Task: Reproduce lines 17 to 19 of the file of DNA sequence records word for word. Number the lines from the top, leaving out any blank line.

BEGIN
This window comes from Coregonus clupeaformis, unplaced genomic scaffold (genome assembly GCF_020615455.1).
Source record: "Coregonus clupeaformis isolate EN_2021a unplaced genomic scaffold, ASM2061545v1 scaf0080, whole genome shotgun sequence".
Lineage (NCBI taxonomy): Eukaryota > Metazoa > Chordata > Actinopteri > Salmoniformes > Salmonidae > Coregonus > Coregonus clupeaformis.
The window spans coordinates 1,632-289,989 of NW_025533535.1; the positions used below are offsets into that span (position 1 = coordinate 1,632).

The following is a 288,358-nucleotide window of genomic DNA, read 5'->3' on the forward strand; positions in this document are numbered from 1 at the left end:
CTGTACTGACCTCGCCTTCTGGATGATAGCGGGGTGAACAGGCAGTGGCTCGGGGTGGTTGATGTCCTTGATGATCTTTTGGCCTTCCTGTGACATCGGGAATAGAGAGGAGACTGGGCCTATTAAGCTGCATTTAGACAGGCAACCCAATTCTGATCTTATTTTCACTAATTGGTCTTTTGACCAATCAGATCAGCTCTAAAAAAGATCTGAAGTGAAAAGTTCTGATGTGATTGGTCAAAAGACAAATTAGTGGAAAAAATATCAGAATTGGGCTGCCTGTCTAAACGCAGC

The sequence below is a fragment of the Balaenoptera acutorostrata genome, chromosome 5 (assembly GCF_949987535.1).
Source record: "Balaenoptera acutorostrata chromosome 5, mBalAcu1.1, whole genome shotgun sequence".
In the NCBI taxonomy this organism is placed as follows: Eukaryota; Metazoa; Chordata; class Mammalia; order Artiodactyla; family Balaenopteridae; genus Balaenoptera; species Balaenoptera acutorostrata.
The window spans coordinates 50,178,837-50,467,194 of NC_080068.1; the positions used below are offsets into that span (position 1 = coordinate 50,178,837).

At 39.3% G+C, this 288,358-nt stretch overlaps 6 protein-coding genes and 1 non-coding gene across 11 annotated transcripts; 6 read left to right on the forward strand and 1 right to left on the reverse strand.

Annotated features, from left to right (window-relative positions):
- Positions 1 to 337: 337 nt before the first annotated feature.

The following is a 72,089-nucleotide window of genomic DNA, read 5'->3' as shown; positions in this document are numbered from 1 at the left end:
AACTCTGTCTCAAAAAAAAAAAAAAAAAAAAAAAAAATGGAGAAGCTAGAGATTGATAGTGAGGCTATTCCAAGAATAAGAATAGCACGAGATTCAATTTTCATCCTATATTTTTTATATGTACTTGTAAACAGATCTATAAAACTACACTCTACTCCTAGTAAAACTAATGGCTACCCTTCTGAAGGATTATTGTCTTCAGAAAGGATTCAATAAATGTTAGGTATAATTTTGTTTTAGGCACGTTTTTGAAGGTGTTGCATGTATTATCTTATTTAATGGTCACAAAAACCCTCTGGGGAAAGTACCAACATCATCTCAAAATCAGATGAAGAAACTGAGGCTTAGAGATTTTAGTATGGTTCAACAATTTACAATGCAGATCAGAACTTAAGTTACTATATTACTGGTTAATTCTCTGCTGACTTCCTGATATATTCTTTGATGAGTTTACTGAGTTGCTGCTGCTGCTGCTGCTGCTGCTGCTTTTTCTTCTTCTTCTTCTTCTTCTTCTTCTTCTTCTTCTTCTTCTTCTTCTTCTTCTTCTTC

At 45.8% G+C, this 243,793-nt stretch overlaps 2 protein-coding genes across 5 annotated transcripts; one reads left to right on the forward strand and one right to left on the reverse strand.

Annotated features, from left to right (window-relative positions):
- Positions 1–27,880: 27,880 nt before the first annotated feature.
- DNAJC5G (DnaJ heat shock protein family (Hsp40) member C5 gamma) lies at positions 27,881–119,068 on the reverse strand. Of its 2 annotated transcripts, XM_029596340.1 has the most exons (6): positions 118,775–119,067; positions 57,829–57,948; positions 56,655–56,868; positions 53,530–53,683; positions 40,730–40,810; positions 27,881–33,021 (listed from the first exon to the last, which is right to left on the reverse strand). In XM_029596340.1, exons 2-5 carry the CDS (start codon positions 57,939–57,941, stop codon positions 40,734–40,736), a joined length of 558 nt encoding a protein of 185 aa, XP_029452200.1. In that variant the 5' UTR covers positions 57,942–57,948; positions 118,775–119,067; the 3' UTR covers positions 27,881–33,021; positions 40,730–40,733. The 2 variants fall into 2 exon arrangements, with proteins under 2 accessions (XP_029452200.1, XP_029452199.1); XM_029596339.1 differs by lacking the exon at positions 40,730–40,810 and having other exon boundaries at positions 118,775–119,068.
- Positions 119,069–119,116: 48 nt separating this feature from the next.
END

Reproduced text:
Annotated features, from left to right (window-relative positions):
- Positions 1–27,880: 27,880 nt before the first annotated feature.
- DNAJC5G (DnaJ heat shock protein family (Hsp40) member C5 gamma) lies at positions 27,881–119,068 on the reverse strand. Of its 2 annotated transcripts, XM_029596340.1 has the most exons (6): positions 118,775–119,067; positions 57,829–57,948; positions 56,655–56,868; positions 53,530–53,683; positions 40,730–40,810; positions 27,881–33,021 (listed from the first exon to the last, which is right to left on the reverse strand). In XM_029596340.1, exons 2-5 carry the CDS (start codon positions 57,939–57,941, stop codon positions 40,734–40,736), a joined length of 558 nt encoding a protein of 185 aa, XP_029452200.1. In that variant the 5' UTR covers positions 57,942–57,948; positions 118,775–119,067; the 3' UTR covers positions 27,881–33,021; positions 40,730–40,733. The 2 variants fall into 2 exon arrangements, with proteins under 2 accessions (XP_029452200.1, XP_029452199.1); XM_029596339.1 differs by lacking the exon at positions 40,730–40,810 and having other exon boundaries at positions 118,775–119,068.